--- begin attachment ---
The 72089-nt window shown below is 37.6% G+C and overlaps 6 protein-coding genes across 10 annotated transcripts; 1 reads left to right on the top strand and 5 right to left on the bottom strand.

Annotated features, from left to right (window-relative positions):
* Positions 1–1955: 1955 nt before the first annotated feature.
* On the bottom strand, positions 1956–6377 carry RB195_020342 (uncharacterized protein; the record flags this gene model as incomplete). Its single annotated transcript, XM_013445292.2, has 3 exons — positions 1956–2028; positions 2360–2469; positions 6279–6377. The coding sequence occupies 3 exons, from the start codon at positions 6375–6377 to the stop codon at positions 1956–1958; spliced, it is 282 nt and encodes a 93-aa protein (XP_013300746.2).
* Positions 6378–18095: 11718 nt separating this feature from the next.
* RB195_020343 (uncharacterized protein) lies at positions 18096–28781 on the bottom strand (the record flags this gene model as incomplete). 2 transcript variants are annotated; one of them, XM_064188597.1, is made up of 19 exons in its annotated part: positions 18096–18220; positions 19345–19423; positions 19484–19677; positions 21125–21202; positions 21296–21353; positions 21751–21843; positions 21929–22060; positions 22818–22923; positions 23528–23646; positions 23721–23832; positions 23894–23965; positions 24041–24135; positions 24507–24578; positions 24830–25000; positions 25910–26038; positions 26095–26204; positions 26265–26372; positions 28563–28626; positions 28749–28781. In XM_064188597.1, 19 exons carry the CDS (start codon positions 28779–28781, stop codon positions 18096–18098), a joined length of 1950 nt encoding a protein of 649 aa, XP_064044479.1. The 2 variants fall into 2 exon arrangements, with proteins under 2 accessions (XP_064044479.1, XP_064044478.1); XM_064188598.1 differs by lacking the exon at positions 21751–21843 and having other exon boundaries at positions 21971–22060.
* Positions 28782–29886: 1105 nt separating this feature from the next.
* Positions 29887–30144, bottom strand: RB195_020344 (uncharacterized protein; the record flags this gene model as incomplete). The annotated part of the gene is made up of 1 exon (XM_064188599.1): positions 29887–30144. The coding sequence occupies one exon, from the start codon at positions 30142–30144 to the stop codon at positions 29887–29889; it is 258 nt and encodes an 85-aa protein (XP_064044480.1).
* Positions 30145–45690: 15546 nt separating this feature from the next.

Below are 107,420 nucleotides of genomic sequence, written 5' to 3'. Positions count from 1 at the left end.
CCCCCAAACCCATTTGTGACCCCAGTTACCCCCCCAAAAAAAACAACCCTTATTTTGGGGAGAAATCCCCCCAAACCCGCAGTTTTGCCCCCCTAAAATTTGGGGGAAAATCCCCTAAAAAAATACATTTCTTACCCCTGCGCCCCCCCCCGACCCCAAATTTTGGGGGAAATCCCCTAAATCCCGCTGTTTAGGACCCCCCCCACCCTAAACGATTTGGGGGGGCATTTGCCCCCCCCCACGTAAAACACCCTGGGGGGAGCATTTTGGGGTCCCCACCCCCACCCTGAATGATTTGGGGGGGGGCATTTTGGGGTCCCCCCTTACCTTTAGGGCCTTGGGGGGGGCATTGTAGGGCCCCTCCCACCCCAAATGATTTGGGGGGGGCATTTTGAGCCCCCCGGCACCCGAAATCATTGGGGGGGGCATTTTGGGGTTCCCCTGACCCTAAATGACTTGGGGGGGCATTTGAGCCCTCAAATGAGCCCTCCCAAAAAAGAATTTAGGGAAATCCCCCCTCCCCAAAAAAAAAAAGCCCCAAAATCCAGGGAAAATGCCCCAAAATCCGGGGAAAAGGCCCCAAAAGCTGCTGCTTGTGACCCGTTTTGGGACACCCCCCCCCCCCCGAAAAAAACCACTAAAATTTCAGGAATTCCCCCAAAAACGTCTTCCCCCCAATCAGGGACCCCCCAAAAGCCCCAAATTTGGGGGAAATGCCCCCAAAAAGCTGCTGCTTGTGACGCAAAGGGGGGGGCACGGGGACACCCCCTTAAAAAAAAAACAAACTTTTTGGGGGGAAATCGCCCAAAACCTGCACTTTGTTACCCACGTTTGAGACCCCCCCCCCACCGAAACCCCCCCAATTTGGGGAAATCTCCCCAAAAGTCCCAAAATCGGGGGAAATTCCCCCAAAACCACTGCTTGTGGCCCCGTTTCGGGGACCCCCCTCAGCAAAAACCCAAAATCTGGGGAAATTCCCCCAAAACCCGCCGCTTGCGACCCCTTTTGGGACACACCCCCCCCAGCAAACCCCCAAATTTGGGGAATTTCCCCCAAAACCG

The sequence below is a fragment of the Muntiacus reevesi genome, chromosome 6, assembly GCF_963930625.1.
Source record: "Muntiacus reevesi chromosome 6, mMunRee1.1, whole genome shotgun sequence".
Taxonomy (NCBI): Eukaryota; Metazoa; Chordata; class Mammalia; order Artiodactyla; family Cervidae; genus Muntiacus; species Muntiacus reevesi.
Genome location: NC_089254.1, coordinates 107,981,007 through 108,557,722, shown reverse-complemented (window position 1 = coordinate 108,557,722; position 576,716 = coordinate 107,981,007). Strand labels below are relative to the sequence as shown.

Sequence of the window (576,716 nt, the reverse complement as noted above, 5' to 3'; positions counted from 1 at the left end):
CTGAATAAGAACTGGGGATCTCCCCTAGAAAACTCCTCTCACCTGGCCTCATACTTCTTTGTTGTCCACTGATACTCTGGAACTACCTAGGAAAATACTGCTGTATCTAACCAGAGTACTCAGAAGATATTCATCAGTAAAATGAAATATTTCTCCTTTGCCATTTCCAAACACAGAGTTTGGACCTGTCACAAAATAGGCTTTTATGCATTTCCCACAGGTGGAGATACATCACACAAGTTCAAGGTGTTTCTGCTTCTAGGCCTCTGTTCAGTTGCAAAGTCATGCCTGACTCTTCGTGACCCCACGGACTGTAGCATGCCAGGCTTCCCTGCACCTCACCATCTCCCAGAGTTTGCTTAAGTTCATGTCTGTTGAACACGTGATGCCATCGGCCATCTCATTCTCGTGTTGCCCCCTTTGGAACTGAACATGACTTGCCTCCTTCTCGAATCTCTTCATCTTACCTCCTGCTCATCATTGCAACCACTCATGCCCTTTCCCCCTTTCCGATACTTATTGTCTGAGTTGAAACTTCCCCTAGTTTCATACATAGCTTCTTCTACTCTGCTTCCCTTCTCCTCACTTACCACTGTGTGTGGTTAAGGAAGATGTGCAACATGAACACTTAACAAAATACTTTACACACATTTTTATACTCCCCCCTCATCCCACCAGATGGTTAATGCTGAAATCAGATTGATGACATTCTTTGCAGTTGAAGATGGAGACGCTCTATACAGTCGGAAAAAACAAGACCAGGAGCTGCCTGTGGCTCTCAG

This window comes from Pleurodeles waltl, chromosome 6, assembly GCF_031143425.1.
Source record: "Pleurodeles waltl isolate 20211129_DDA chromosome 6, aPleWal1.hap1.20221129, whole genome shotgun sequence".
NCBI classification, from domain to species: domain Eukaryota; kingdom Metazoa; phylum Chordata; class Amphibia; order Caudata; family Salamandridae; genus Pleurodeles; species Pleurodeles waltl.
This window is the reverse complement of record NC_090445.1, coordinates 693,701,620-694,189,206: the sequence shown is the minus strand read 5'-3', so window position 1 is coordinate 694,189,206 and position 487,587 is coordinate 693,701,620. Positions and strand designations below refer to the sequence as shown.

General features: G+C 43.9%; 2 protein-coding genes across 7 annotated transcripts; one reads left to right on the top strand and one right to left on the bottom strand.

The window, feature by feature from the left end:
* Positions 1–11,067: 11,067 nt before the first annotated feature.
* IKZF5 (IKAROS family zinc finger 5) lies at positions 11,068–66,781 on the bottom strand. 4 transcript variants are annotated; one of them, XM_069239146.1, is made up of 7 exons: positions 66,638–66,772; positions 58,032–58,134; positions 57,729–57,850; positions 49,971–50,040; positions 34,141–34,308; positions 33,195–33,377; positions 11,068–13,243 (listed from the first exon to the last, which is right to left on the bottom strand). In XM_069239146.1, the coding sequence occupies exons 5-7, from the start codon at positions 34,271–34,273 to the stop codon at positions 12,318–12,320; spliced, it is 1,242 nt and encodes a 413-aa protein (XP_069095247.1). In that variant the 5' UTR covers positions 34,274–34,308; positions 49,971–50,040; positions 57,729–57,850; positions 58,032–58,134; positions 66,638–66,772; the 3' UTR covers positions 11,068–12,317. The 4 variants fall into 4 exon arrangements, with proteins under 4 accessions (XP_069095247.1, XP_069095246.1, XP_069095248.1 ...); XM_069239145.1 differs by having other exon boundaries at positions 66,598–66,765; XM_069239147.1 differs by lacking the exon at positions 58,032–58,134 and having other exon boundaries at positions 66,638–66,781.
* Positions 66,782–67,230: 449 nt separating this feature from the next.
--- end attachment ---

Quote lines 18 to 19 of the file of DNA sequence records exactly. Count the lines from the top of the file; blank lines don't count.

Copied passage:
This window comes from Pleurodeles waltl, chromosome 6, assembly GCF_031143425.1.
Source record: "Pleurodeles waltl isolate 20211129_DDA chromosome 6, aPleWal1.hap1.20221129, whole genome shotgun sequence".